Archived Featured Bead Artists
Ania Karolina Kyte, Amy Waldman Engel, Barrie Edwards, Jodi Lindsey, Rebecca Voris, Karen Elmquist, Allison Turner, Debbie Dimoff, Margaret Zinser, Slava Popov, Faith Davis Ferris, Helen Harvest, Dwyn Tomlinson, Kristy Naray, Connie Paul

Rosemary Tottosy

California, USA

rosebeads@comcast.net

by: Dwyn Tomlinson


Beading Times: How long have you been making beads?
Rosemary Tottosy: I started making beads at the end of August, 2003

 

Beading Times: What got you started making beads?
Rosemary Tottosy: I was browsing the internet looking for unique beads to buy as I wanted to make a few pieces of jewelry for myself. I had gone to local bead stores and didn't find the beads unique and interesting. In my search I came across the term "Lampwork" several times but skipped over it. Somehow I got to the WetCanvas Showcase and I couldn't believe what I saw.

I read and read those pages at Wet Canvas and found the information I needed to get going. A week later I had my Hot Head in hand and started this journey.

Beading Times: Were you interested in making beads before that?
Rosemary Tottosy: I didn't know it was possible to make my own beads! If I had known I would have taken this up years ago.

Beading Times: Did you take a class?
Rosemary Tottosy: I took my first and only class this April with Jim Smirich. I have his DVD but jumped at the chance to take a class and meet other lampworkers when I saw he was coming to Arrow Springs. So, I'm basically self-taught, learning from the people sharing techniques on Wet Canvas.

Beading Times: What has surprised you most about working with glass?
Rosemary Tottosy: The fact that the more you work with it the more you realize that you never stop learning. It's very challenging. Also, I am so fascinated with the ever changing reactions you get with different glass, silver, frit, enamels, etc.

Beading Times: Your color sense is wonderful - where do you get your inspiration?
Rosemary Tottosy: I get my inspiration mostly from my garden. I have mentioned it several times in my auctions. From my work bench I look out to my yard in full bloom most of the year. Before beads I poured my heart and soul into designing, planting and maintaining it. I have about 32 roses, of which English roses are my favorite, along with many perennials. This gave me a challenge using color and was so much fun to do starting with a blank palette. I'm giving you a picture of it.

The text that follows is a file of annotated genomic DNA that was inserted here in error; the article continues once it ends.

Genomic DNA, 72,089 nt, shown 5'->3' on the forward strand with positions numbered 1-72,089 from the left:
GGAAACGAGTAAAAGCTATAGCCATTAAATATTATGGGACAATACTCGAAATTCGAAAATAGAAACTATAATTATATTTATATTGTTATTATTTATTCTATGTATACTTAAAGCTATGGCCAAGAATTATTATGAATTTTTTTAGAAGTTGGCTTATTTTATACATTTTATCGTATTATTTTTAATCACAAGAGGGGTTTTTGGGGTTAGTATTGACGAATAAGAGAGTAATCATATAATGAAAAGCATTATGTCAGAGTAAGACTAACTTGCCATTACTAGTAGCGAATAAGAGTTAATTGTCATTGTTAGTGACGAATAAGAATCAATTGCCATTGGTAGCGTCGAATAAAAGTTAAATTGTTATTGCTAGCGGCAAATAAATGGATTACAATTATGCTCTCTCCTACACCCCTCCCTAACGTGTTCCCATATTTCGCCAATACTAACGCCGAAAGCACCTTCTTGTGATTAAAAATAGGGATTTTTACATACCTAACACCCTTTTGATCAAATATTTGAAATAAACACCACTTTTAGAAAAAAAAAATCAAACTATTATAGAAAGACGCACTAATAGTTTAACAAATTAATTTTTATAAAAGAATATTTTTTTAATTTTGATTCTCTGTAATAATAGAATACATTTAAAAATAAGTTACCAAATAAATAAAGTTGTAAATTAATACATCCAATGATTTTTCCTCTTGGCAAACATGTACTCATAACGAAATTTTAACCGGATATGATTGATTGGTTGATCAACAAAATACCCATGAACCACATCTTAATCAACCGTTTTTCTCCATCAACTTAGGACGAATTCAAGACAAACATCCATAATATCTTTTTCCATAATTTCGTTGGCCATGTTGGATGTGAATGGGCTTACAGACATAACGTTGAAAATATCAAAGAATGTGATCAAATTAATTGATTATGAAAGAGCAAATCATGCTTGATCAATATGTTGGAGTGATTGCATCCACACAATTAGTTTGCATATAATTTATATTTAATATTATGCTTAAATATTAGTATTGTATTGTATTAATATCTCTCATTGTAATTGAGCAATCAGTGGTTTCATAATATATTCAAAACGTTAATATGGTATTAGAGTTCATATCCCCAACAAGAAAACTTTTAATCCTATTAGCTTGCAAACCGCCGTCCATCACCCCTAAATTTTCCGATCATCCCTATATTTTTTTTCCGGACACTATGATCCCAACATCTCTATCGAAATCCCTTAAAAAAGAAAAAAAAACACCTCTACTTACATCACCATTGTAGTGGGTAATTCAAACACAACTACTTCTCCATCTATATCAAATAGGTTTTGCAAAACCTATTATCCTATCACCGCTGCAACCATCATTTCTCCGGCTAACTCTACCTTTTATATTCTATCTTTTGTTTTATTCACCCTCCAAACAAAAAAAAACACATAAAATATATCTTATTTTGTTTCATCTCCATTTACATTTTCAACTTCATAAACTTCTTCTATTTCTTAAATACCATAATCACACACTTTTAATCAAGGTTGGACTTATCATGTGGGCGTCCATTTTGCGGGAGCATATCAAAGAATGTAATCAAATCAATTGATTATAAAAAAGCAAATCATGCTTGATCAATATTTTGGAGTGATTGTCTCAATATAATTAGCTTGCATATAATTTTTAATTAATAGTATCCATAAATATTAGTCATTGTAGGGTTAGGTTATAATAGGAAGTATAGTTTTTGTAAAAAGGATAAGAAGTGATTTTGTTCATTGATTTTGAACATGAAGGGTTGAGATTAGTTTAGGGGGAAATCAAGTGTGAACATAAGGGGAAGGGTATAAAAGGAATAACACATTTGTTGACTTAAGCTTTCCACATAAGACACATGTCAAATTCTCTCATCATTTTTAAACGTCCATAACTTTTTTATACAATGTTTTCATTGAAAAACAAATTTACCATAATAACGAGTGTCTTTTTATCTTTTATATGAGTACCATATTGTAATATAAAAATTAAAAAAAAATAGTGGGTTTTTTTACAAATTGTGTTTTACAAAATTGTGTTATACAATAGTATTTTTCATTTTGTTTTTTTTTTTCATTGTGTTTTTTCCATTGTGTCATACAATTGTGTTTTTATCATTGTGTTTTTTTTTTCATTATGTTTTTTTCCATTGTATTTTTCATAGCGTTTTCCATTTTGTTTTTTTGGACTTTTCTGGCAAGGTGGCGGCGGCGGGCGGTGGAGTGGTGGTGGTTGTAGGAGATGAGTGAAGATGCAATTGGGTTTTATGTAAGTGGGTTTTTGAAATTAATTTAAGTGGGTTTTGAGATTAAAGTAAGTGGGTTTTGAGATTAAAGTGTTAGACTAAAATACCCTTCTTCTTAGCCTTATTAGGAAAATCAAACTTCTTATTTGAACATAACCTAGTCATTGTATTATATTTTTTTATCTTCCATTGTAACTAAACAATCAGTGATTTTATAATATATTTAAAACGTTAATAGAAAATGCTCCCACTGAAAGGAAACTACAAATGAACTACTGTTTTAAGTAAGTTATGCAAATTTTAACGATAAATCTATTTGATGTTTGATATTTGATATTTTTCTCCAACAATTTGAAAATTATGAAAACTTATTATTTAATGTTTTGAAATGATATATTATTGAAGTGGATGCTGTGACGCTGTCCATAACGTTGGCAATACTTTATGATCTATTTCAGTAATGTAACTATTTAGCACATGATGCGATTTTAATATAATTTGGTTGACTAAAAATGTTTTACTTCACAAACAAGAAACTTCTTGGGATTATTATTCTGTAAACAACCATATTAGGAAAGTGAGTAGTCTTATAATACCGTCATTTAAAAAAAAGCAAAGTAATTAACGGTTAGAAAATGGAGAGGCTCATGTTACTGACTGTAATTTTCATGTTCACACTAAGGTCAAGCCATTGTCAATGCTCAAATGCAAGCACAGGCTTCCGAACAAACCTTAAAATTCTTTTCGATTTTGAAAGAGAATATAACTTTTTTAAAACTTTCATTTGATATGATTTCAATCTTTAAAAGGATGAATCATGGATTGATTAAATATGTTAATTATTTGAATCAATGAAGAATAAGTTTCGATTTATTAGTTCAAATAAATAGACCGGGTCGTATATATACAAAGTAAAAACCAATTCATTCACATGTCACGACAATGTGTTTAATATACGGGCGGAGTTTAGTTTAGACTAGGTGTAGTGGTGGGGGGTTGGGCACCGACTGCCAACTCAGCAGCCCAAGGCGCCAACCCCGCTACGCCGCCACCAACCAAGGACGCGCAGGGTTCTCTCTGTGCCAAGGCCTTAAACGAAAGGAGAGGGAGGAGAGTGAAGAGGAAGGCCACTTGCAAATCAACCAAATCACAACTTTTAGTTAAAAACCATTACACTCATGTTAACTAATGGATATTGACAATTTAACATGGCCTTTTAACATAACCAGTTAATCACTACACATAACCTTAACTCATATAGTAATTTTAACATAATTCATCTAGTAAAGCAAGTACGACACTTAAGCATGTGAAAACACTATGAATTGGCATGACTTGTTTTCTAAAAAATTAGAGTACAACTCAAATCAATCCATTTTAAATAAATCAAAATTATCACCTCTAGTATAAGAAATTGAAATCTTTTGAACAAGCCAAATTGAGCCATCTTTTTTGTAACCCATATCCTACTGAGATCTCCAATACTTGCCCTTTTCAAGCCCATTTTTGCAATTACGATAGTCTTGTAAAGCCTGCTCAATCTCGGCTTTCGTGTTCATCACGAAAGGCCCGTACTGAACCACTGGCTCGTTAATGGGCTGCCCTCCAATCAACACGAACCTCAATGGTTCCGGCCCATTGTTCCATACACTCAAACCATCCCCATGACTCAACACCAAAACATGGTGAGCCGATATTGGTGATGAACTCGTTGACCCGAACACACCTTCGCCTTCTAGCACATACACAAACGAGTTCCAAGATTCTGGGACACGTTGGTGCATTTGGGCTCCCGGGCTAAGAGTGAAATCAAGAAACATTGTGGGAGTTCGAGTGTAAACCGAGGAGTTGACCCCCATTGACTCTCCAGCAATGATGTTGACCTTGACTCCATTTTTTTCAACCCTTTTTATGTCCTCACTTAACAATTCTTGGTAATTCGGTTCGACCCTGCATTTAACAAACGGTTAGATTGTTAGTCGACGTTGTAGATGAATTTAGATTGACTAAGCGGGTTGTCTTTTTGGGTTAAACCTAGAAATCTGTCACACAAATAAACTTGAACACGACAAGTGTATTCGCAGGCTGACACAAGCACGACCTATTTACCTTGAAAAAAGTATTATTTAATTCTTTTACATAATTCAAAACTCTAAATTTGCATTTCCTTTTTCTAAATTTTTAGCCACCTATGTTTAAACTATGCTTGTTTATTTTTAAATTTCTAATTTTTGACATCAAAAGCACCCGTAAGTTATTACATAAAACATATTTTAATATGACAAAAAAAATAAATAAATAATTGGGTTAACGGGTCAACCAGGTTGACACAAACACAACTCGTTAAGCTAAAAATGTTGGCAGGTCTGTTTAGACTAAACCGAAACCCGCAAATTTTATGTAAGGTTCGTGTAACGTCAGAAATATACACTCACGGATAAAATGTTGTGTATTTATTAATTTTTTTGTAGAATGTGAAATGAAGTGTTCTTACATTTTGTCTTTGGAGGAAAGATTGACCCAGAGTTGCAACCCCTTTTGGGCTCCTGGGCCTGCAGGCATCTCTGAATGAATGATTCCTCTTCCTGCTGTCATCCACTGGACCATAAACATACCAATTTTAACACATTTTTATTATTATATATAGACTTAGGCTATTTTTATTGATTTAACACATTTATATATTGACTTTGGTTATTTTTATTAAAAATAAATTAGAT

One of the things that drew me to making beads was the COLOR! Being able to create with color like that excited me. I'm very color challenged in many ways, and a good example of that are all the paint cans in my garage.

I learned to sew at 12 years old. It was the only way I could get a new outfit, and I wore uniforms to school. In reflection, I think it was so many years of picking out fabric and pulling colors together in clothes that carries over into beadmaking. When I make a set of beads I imagine what it would go with in clothing. And of course, I only make beads in my colors, LOL.

Beading Times: Have you had anyone that you consider to be a mentor? Tell me about them.
Rosemary Tottosy: My sister, Mary Schurman. She is an artist using many mediums, but most well known for her watercolors. It's her influence over the years that has made the most impact on me. I can't draw a straight line but she has taught me to look at things differently. An example would be a flower. If you really look at a flower closely, nature hands you a whole palette of color. And, if you were to dissect it and take the colors individually, you would always find it has a dark, medium and light shade. Although I'm creative, I have no art background. She helped open my eyes.

Beading Times: Whose beads inspire you the most?
Rosemary Tottosy: There are SO MANY fabulous, inspiring beadmakers, I couldn't begin to name them. The one person I really want to take a class with is Kimbery Affleck. I dream about it!

Beading Times: Do you sell your beads?
Rosemary Tottosy: I sell on Ebay occasionally if I have a set that I think is special.

Beading Times: Do you make beads for friends?
Rosemary Tottosy: I give my beads as gifts, usually.

Beading Times: What does your family think of your beadmaking?
Rosemary Tottosy: My husband has been behind me all the way. This has been an expensive hobby to take up, and I eat, sleep and think beads. He's never wavered or complained about the packages that keep showing up at the door (supplies) or the amount of money I'm spending, and encourages me to take classes. He has his responses automated by now … "Ohhhh, that's beautiful." He can do it without even looking up!

My 18-year-old daughter is starting to come around. She had a hard time telling me my uglies were beautiful. But now her friends think I'm cool and I hear her bragging about her mom making beads. There's hope.

Beading Times: Now that you are making your own beads instead of hunting for interesting ones, do you find the time to use them to make jewelry for yourself?
Rosemary Tottosy: When I first started making beads I strung everything to wear. They are still hanging from my lamp. One of these days I will take them apart to get all the silver I used. I have a few special pieces that mean a lot to me, even though they are a bit bumpy. But now, I don't have time to make jewelry. I'd rather buy glass and tools. Aside from making beads, I have a full time job. Like everyone else, I need more hours in the day.